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The essentials

  • Breeding extremes lead to health problems in dogs — Many short-legged, long-backed dogs originated for hunting or herding purposes. Exaggerating these traits can lead to significant health concerns.
  • Spinal conditions and injuries often mean a lifetime of pain — Back issues in long-backed dogs can lead to chronic pain and disability.
  • Learning how to prevent back injuries is key — Long-backed dogs have a higher risk of spinal injuries, but you can help by taking steps to prevent them.

🚨 Seek immediate veterinary attention if your dog displays signs of a spinal injury. Some injuries, particularly those resulting from trauma, may not show symptoms immediately. Take time to learn when to take a pet to the ER before an injury happens.

Long-backed dog breeds remain popular worldwide, even though they’re prone to spinal conditions and injuries. Their adorable faces and often short legs give them an undeniable cute factor. Unfortunately, genetics and body shape contribute heavily to the likelihood of back issues. 

If you’ve ever injured your back, you know how debilitating it can be. You also probably learned how to avoid hurting your back again. Choosing a long-backed dog breed means you’ll need to learn how to recognize the signs of spinal injury and how to prevent them. Let’s start by learning more about how a dog’s spine works.

Your dog’s spine

Regardless of size, a dog’s spine is made up of at least 30 small bones called vertebrae. Dogs with longer tails have even more. The vertebrae protect a vital part of the central nervous system (CNS), the spinal cord. This bundle of nerves allows signals to be sent and received to and from the brain from all over the body. The vertebrae are divided into sections:

  • 7 Cervical vertebrae that make up the neck.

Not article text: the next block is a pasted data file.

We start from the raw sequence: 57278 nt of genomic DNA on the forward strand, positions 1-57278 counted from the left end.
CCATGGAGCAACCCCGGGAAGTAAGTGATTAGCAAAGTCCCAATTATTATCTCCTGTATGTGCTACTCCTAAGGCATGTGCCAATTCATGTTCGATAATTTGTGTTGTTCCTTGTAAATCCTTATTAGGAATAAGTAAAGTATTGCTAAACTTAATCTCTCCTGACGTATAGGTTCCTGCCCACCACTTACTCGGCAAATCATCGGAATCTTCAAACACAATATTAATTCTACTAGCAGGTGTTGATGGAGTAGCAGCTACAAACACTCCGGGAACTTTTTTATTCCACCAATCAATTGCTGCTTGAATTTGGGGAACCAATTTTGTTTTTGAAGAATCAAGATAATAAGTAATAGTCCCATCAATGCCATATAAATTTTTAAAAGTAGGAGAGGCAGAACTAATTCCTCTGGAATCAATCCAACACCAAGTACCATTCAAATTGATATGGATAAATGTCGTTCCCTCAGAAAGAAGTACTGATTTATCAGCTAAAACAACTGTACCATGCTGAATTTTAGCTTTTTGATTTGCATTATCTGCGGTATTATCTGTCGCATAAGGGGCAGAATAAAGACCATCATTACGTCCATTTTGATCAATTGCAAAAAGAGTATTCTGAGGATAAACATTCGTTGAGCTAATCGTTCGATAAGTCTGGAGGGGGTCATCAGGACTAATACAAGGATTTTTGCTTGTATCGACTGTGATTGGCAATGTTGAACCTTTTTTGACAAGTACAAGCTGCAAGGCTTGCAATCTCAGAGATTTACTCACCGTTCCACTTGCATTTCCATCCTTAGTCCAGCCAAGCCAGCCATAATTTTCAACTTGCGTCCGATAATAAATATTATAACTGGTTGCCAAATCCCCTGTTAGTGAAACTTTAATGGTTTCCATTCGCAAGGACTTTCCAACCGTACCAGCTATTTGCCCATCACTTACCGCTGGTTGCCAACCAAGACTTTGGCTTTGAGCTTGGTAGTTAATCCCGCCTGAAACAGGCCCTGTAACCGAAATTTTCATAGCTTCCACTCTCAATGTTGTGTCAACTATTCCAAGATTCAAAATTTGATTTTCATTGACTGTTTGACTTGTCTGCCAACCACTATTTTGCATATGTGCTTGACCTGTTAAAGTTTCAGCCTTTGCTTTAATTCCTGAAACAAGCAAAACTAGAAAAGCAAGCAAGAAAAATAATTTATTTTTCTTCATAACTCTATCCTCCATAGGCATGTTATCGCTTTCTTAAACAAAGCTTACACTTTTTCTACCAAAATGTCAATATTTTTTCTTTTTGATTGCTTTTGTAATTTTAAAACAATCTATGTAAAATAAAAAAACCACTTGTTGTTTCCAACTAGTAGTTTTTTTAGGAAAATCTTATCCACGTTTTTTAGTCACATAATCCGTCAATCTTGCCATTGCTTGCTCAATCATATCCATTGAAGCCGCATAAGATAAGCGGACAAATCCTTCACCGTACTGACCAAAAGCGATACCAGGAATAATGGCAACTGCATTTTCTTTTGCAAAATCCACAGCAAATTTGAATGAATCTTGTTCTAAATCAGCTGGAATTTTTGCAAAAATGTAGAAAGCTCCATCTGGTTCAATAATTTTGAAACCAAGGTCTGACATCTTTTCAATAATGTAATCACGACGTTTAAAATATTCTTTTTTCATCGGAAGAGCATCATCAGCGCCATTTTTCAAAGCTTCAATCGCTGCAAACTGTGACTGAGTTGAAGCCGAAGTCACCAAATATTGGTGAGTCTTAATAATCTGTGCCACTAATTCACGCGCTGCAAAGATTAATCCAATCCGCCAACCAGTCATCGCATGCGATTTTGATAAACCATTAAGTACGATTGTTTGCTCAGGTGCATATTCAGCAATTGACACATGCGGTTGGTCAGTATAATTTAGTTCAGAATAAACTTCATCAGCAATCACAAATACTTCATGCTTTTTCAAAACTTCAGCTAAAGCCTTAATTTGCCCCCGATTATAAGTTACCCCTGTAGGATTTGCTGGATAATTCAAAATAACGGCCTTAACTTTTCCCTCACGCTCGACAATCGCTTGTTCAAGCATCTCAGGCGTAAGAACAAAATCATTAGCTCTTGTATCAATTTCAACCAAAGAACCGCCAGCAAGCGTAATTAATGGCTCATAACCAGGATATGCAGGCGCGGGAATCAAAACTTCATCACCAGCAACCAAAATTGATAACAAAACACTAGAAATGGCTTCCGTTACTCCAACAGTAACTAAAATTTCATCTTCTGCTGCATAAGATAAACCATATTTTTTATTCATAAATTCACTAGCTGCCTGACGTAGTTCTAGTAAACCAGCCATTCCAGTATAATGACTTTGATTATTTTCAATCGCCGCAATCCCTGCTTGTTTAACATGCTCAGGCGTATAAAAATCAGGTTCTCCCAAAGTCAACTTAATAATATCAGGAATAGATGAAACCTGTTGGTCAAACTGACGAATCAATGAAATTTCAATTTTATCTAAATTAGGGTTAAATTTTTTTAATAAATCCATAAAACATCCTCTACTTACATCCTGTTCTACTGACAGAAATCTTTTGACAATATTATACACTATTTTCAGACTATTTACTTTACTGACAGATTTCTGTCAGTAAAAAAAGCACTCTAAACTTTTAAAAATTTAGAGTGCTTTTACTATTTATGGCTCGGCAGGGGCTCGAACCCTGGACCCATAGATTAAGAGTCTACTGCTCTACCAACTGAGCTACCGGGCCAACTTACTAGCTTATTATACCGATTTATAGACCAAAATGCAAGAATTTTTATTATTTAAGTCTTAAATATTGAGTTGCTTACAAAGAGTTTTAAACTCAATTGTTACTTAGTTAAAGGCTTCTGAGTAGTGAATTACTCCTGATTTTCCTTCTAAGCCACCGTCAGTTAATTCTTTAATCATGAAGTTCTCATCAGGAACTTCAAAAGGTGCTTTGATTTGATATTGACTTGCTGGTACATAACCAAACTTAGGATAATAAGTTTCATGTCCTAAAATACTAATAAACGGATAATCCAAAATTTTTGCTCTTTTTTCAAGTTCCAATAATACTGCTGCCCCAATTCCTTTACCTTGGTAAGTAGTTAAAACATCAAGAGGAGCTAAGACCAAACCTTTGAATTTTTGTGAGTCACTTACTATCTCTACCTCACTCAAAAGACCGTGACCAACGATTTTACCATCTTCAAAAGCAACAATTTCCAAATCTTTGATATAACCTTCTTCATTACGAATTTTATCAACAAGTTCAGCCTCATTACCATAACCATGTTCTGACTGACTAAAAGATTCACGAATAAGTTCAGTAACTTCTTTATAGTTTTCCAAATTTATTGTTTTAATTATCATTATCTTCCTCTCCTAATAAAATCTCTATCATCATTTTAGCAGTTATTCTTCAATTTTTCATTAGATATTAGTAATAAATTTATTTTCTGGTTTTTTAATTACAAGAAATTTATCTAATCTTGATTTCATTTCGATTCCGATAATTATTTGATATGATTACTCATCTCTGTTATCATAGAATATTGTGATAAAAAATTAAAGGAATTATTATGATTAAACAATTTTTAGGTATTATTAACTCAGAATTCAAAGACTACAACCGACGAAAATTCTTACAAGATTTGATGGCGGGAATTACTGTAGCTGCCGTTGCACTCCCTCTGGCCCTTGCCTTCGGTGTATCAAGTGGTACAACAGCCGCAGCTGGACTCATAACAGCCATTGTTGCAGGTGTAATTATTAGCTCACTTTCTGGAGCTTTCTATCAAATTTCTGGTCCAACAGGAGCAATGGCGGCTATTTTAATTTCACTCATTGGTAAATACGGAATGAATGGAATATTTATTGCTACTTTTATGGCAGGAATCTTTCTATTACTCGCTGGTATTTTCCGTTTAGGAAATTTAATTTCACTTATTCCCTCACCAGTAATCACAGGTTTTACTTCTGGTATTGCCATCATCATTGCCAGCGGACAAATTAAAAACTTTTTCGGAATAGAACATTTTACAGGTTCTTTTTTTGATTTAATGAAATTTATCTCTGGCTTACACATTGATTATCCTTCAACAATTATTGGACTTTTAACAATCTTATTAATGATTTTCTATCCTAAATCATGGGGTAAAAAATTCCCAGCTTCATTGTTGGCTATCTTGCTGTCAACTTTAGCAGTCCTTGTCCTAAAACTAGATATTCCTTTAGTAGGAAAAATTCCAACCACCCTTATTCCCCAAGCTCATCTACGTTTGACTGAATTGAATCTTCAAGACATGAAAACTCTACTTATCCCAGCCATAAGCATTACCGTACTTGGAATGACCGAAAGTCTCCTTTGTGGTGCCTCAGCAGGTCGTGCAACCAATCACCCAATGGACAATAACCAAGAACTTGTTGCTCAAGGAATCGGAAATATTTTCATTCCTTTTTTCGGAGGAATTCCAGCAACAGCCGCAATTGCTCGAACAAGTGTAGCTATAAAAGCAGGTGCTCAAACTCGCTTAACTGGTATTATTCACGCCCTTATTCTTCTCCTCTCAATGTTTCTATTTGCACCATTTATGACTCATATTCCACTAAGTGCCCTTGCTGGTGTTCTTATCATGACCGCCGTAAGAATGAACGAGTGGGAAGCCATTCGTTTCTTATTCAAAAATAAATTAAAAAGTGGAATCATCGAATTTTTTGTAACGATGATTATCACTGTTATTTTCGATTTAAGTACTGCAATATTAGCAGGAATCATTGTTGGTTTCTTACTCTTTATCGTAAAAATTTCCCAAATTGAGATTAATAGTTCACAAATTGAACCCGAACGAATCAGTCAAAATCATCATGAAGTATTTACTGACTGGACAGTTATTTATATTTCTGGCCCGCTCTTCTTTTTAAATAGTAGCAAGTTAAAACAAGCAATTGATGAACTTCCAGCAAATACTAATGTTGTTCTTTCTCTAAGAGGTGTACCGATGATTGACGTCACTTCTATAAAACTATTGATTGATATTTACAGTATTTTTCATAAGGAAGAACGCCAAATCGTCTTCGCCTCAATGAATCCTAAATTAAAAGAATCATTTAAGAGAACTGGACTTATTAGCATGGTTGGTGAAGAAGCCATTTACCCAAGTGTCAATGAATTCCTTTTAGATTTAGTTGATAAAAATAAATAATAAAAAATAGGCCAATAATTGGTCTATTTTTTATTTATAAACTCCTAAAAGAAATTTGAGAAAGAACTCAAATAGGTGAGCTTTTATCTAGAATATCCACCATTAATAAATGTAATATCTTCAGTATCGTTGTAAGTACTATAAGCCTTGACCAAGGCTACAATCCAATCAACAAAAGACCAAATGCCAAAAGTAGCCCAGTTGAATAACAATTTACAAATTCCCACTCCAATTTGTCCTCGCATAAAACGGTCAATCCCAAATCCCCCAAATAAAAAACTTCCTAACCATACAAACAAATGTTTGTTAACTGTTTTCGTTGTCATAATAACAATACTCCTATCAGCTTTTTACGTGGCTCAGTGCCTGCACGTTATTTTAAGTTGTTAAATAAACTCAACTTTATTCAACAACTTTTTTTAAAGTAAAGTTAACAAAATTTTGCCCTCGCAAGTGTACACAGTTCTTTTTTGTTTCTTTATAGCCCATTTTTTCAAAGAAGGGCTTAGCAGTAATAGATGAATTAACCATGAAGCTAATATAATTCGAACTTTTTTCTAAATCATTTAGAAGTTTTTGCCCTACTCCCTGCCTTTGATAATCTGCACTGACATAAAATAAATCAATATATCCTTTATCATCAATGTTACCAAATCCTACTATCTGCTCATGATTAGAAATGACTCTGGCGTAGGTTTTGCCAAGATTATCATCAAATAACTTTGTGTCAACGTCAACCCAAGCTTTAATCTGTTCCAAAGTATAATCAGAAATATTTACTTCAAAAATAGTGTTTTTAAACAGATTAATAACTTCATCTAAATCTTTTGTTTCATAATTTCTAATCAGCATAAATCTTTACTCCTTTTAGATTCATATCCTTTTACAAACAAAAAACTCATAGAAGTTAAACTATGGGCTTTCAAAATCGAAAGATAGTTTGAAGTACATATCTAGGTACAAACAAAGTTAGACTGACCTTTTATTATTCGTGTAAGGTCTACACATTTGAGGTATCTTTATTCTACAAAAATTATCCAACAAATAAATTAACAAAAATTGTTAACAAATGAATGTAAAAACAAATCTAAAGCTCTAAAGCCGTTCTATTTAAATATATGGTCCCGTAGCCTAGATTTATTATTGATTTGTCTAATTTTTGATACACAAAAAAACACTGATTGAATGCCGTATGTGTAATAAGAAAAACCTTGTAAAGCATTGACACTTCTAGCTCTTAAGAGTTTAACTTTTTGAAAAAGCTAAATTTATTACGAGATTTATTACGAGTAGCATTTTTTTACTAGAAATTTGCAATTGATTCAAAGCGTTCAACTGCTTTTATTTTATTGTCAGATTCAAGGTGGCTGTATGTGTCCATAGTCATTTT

• 13 Thoracic vertebrae that extend from the shoulders to the last rib.
  • 7 Lumbar vertebrae that make up the lower spine from ribs to hips.
  • 3 Sacral vertebrae which connect the rest of the spine to the tail (or caudal vertebrae).

The spine is more than the bones themselves.  Vertebrae connect through joints made up of discs and facets. Discs are cushion-like structures between the vertebrae. They’re made up of annulus fiber (the tough outer ring) and nucleus pulposus (the jelly-like inner ring). Facet joints, filled with fluid, allow the spine to bend, flex, and support weight.


How to determine if your dog has a long back

A dog’s height measures from the ground to the shoulder. Generally, a dog’s height should equal the length of the back (from the shoulders to the base of the tail). A close look at your dog’s conformation shows if they have a long back relative to their height. Short-legged, long-backed dogs have the highest risk. Many dog breeds fall into the “most likely to suffer from spinal problems” category. While any dog can suffer from a spinal injury, there are some breeds more susceptible due to their build:


Dachshund Labrador retriever Chihuahua
Boston terrier Basset hound Carin terrier
Pug Pekingese Boxer
Corgi German shepherd Miniature poodle
Shih tzu Cocker spaniel Doberman
Maltese Lhasa apso Bichon frisé
Cavalier King Charles spaniel Golden retriever French bulldog
Beagle English bulldog

Many associate long-backed dogs with small breeds. They’re more prone to jumping on and off surfaces, thus facing repeated strain that can lead to serious injuries. Larger breeds, like retrievers and German shepherds, are also at risk due to their relatively long backs. Although their size and leg length may offer some protection, they can still develop back issues.

Why are long-backed dogs more prone to spinal conditions and injuries?